By Emily Saunders
As a new mom to two I am asked regularly about the things I’m doing to get back into shape and how to lose weight post-baby. I will tell you right now that there is no magic pill or formula and that I truly believe that the WORST thing a new mom can do is cut out all carbs and start dieting. On the other hand, I personally don’t believe that every female’s body needs the standard 6 weeks of recovery time to return to exercise. Some need more and some need less. So- rather than sharing a magic formula, I’m going to share a few of my biggest insights and the stories of two of our awesome Momsanity Sisters whose journeys I really enjoyed following throughout their pregnancies.
- Habits BEFORE and DURING pregnancy>Postpartum Those who embrace healthy habits before pregnancy and continue throughout tend to bounce back quickly and have an easier time exercising and losing weight. Avoid extremes- calorie cutting and exercising like crazy and focus on resting, good nutrition and moving on a daily basis. Outside walks are awesome for those first couple of weeks!
- The Postpartum Recovery Period Varies Widely. With my first son I did not begin exercising until about 4 weeks postpartum. After my 2nd son my body recovered much more quickly and I was able to start light exercise much more quickly. This also goes with #1.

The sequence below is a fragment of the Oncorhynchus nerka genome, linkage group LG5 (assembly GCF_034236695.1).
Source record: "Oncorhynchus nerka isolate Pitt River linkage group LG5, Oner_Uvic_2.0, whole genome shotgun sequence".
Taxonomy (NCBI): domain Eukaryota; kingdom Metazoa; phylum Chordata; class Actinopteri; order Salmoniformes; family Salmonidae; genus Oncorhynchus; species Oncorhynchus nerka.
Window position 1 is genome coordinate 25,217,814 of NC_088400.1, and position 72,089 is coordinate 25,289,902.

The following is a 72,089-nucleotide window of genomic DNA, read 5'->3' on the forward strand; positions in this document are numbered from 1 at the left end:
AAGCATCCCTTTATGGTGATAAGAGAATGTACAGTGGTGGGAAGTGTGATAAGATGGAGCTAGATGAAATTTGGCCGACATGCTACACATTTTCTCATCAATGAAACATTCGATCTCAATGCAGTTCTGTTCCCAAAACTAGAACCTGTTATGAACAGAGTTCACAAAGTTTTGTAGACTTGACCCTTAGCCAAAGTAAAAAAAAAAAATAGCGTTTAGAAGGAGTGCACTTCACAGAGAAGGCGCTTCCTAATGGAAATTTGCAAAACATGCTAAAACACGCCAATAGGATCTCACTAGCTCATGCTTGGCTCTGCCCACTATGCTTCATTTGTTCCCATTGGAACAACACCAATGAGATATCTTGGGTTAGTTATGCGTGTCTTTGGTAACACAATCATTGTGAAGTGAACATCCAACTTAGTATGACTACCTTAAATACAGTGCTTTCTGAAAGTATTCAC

- Be Smart. Listen to Your Body. Start Slowly. I typically begin exercising with light walking and simple body weight movements before moving on to incline walking and light weights, then modified sprints and moderate weights before moving into my normal routine. This process takes about 6 to 8 weeks.
- Avoid Targeted Core Work. Whether or not you have issues with diastasis recti, your abdominal muscles need plenty of time to recover. Modified planks and push ups plus overhead movements and full body exercises are plenty of core work for the first couple of months.
- Relish in Grace. Rather than shun your body for the way it looks or its lack of strength or shape postpartum, praise it for what it has done and what it CAN do. Give yourself a virtual high 5 for each baby step along the way. Your body is amazing!
Since this was my 2nd pregnancy, there are things I learned the 1st time around that I knew I didn’t want to repeat. The “eating for two” mentality is NOT true! Yes, you need to eat slightly more, but I took that way too far my 1st pregnancy. Eating “more” during my 2nd pregnancy looked something like this: maybe a couple oz more of burger with dinner, a whole banana instead of half, or a piece of gluten free bread with dinner. I also tried to stay active in some way at least 6 days a week. Usually that looked something like weight lifting 2 to 3 times a week, and lots of family walks. Even just parking my car further in the parking lot to the grocery store made a difference. Getting out of a chair and being on my feet as much as my body would allow turned out to be my saving grace once it came time to start recovery once I had delivered my baby. I always watched my heartrate (for me that was my biggest indicator of if I was approaching my limit during workouts while pregnant) and took longer rests during my workouts the more pregnant I became. I ended up having a 14 hour labor this time around, and I will be the first to say that walking laps around the hospital wing, squatting during contractions, and balancing over the toilet would have been completely OUT if I hadn’t of stayed so active during my pregnancy!